MENU
Text/HTML

COVID-19: Science, Stories, and Resources

Member Perspectives

As people around the world are affected by the global COVID-19 pandemic, the Biophysical Society is sharing stories from members about how their lives and research have been impacted.

    

First time attendee, First time platform speaker, First time co-chair

Cannot believe it! It’s the last day of 2024 BPS annual meeting. I still remember the day when my abstract was accepted to give a platform talk and the day when I was selected to co-chair a platform session in my area. This is my first time to co-chair a scientific session of such a grand meeting to my peers in my field! I was very nervous and worried about making mistakes. I still remember I was hesitating to join the net working dinner since I don’t think I am a great scientist now and I still consider myself as a trainee. What am I going to talk to them? Being quiet is bad idea. However, I still attended and I don’t regret! During the dinner, I had a chance to chat with the great figures in my field and I got introduced to her close science friends. We talked about science and chatted about life. It was really rewarding. It’s more than a dinner. It’s an opportunity to build connection and learn from seniors.

I attended many conferences before, big or small. I love BPS because it embraces diversity and allows juniors to co-chairs meetings, stand up onto the stage to talk to the field about their research projects. The audience size is not overwhelming as Society for Neuroscience. So I can network better. Besides, I used to only hear very senior scientists’ talks and barely hear trainees’ talks. Students and postdoc trainees’ work was mostly in poster sessions in the past. Now growing numbers of trainees’ works are presented in a stage-form. This training is beneficial for our career development and a precious opportunity to train our skills to be a good public speaker. I was very cautious when preparing my talk. I was well aware that my audience would be experts in my field and some of them are my collaborators and my mentor’s close friends who work in similar areas. Scientists have to be professionally accurate and logic. I couldn’t sleep for about two weeks before my talk. I was giving my talk in my dream. I was anxious. My mentor was helping me unremittingly. But after my talk, the moments I got compliments and positive feedback, the effort was paid off. It’s a team work. My smooth performance is to show appreciation for their dedicated contributions and I feel so lucky to have such a wonderful team!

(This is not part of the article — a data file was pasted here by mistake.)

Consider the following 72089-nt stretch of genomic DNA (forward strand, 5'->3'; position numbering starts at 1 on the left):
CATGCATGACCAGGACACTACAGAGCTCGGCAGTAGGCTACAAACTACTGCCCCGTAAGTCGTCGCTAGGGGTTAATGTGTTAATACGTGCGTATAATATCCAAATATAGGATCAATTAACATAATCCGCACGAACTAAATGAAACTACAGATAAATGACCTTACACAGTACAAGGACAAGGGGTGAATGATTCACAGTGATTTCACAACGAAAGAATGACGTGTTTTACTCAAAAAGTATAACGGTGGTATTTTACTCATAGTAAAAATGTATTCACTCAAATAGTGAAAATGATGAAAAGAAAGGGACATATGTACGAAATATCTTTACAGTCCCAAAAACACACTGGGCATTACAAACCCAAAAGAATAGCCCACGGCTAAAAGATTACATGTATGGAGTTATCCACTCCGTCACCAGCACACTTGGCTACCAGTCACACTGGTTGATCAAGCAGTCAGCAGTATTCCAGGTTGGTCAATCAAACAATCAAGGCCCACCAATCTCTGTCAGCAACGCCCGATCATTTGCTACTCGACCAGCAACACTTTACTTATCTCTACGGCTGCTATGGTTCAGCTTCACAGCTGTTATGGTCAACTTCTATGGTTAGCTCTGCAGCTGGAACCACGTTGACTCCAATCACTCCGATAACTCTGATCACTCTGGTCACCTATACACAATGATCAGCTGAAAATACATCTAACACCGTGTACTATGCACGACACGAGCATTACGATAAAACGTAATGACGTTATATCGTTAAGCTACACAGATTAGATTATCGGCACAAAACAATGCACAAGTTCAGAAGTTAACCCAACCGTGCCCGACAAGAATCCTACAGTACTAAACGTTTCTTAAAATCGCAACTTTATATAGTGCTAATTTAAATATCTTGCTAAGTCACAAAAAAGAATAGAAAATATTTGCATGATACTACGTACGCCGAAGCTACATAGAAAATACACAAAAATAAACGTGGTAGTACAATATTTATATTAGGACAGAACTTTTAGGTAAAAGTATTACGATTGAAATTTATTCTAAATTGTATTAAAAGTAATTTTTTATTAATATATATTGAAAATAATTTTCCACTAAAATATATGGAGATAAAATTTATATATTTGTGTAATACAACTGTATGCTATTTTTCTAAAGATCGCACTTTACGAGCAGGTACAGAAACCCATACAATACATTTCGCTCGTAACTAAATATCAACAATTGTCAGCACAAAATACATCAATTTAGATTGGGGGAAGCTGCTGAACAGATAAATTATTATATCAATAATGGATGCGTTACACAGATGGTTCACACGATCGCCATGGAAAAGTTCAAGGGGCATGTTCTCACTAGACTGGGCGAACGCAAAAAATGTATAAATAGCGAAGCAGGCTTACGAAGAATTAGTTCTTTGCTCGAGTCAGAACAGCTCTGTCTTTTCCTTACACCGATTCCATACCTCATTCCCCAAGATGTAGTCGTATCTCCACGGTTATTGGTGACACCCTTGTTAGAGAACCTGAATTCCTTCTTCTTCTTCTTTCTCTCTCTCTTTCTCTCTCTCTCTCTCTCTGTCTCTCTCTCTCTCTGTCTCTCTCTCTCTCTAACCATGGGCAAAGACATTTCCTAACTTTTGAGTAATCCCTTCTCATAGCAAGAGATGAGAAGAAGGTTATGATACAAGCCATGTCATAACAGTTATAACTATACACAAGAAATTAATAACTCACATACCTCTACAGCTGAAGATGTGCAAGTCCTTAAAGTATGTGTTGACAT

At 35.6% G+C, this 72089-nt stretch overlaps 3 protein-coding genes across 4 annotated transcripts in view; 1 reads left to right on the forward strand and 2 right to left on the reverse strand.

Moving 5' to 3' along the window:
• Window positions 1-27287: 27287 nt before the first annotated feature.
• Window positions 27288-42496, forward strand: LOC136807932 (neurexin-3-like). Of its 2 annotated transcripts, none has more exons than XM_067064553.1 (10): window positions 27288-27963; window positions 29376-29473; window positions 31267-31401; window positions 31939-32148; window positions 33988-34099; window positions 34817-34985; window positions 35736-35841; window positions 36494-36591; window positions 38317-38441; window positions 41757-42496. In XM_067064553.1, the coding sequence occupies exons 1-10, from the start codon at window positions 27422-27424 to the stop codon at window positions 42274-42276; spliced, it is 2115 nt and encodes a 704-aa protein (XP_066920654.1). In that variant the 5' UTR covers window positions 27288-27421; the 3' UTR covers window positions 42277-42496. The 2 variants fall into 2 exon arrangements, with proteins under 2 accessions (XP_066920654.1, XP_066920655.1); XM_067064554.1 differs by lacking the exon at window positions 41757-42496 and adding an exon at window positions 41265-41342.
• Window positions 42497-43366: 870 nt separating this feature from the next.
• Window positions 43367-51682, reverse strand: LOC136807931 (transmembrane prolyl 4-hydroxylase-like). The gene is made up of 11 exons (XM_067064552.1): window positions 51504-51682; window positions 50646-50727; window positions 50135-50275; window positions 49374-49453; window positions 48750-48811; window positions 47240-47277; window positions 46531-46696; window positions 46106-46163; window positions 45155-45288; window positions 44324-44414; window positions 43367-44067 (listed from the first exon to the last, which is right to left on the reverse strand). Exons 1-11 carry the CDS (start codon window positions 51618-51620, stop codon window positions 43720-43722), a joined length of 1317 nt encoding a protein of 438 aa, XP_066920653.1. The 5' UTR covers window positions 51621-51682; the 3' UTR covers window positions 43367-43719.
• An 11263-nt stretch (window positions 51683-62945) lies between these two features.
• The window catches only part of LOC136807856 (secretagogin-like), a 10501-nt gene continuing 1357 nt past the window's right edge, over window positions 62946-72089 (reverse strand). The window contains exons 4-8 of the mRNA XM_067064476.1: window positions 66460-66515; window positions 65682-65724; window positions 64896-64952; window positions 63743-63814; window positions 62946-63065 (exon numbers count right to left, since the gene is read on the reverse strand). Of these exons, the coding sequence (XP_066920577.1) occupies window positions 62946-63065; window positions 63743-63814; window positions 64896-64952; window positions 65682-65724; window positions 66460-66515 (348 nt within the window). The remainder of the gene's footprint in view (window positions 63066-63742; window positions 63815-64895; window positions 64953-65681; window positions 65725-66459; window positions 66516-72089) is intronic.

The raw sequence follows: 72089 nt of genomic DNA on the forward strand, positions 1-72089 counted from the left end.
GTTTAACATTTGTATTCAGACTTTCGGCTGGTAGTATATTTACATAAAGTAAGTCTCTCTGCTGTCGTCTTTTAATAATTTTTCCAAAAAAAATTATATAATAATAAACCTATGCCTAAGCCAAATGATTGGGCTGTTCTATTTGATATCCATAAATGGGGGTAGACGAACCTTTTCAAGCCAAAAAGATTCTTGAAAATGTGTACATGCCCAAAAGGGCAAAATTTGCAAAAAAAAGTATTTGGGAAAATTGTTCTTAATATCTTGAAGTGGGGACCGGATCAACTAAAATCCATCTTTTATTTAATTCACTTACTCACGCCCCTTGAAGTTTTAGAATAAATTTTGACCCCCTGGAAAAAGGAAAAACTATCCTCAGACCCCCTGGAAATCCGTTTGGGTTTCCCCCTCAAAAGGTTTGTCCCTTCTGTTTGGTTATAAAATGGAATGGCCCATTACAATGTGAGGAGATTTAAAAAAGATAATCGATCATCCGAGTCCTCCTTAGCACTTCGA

BPS 2024 lets me learn a lot from peers and realize how important my team work is. It encourages me to work harder to become a better scientist I can be!



Previous Article How has the transition to video calls affected us?
786
Please login or register to post comments.

COVID-19: Science, Stories, and Resources

Header Image Credit: CDC/ Alissa Eckert, MS; Dan Higgins, MAMS